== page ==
And, frankly, because of his procrastination and poor decision-making, I now have to make difficult moral decisions. And now, depending on how far I want to go with this, I will have a boatload of extra paperwork to handle. And copies to be made in triplicate. Because my Department Chair will need a copy. And so will Student Services. And I’ll probably have to hold on to this paper for the rest of my life. (Hubby, I have another important document for the fire safe…)

I guess you can tell that I have strong beliefs about integrity and honor and honesty. Basic values which everyone agrees seem to be on the decline. Interestingly enough, judging from the reaction that I’m getting from some of my students, they don’t see plagiarism as a big deal. I’ve tried to explain that it is a big deal. A very big deal. Because when you turn in something with your name on it, you are claiming to have authored those words and, when you haven’t, it is a lie.

In my eyes, The Despicable One is a liar and a cheater. Does he understand that I think of him as a person who steals ideas? That I can’t trust him or anything that he says? Ever? That I would never vouch for him for anything? How could I? He signed a banana-yellow piece of paper promising not to plagiarize, but he did.

I’m worried about this generation. So maybe my tone is annoyance with a side order of panic.

There have to be consequences for this transgression. This is not kindergarten, folks. I teach at the college level. This is where people learn life lessons. And sometimes people have to learn the hard way; after all, you don’t always get a second chance when you screw up.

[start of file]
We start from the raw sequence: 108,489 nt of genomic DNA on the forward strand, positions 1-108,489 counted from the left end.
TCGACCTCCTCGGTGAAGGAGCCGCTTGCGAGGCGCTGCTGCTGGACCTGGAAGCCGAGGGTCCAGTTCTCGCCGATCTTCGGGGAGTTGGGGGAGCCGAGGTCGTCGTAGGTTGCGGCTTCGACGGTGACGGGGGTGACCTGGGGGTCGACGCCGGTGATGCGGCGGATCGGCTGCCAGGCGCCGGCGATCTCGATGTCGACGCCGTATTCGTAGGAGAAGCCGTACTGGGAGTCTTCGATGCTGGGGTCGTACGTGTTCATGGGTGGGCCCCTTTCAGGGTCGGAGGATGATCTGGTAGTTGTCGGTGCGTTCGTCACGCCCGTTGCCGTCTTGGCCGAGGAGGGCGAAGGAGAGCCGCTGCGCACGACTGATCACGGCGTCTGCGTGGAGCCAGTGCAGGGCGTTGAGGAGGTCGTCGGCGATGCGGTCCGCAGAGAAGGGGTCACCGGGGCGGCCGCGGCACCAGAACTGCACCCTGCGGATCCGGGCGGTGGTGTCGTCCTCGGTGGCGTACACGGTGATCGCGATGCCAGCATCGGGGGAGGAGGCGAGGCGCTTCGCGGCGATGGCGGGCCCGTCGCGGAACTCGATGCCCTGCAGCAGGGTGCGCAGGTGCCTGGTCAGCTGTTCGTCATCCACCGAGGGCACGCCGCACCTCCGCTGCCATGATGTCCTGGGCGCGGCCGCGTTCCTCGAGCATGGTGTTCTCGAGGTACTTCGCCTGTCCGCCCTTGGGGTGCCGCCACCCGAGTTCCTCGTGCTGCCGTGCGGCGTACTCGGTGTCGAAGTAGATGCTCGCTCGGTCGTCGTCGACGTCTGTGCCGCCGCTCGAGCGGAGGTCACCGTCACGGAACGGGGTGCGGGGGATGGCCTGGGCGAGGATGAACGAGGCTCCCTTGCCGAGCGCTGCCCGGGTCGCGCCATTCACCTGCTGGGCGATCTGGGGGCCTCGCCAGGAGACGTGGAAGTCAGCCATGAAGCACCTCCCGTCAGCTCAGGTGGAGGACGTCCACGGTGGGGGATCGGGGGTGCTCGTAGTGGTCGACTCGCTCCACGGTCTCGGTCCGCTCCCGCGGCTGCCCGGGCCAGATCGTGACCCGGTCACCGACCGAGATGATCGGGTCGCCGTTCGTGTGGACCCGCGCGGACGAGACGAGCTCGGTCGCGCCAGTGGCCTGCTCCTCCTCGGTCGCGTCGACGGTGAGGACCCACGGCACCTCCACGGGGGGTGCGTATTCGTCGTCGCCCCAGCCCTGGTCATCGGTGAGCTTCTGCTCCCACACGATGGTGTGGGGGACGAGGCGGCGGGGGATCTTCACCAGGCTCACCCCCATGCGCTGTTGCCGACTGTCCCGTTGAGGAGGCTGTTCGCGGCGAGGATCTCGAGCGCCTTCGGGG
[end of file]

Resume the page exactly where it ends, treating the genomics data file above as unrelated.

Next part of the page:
So I have options.

Put on your thinking caps for a moment and consider this.

If you were me, would you:

a) Allow the aforementioned student to write a new paper with proper citation by a certain date for a maximum grade of D. (If the paper doesn’t come in, or there is evidence of future plagiarism, the student would be failed.)

b) Not allow the student to rewrite the paper. Give him a zero, but allow him to stay in the class with the warning that if this happens again, he will be failed.

c) Tell the student that he has done irreparable damage to the student-teacher relationship and fail him from the course as well as report him to Student Services. (This could impact his entire financial aid package, but he might learn a lesson.)

d) Make him babysit my child every Saturday for free from now until the end of the semester.

e) Ask him what he thinks should happen.

I’m definitely leaning in a particular direction, but I’m open to suggestions.

What would you do if you were in my shoes? Can anyone think of other options?

10/17/2010: ***Note: Read the  interesting, varied and intelligent comments to learn the difficult decision that I had to make, and the thought processes that teachers have to have to consider every day above and beyond our course material!***

Notes For Twits?

Cliffs Notes, originally uploaded by Purple_man.

I stumbled into a local Barnes & Noble yesterday and happened to enjoy watching a small group of high school students studying together. One student had a laptop and was tapping away and the others were reading. It was at that point I realized these students were reading those insipid CliffsNotes. You know the ones: Those skinny little yellow pamphlets designed to help English students better understand literature. For those of you who just landed on the planet, a well-intentioned guy named Cliff Hilegass started the company in his basement with a few Shakespeare titles; the company (no longer owned by Hilgrass) now offers notes on hundreds of titles. Detractors of the guides claim they allow students to bypass reading the assigned literature. The company, of course, claims to promote the reading of the original work, and views its material as a supplement, not as a substitute to the assigned reading.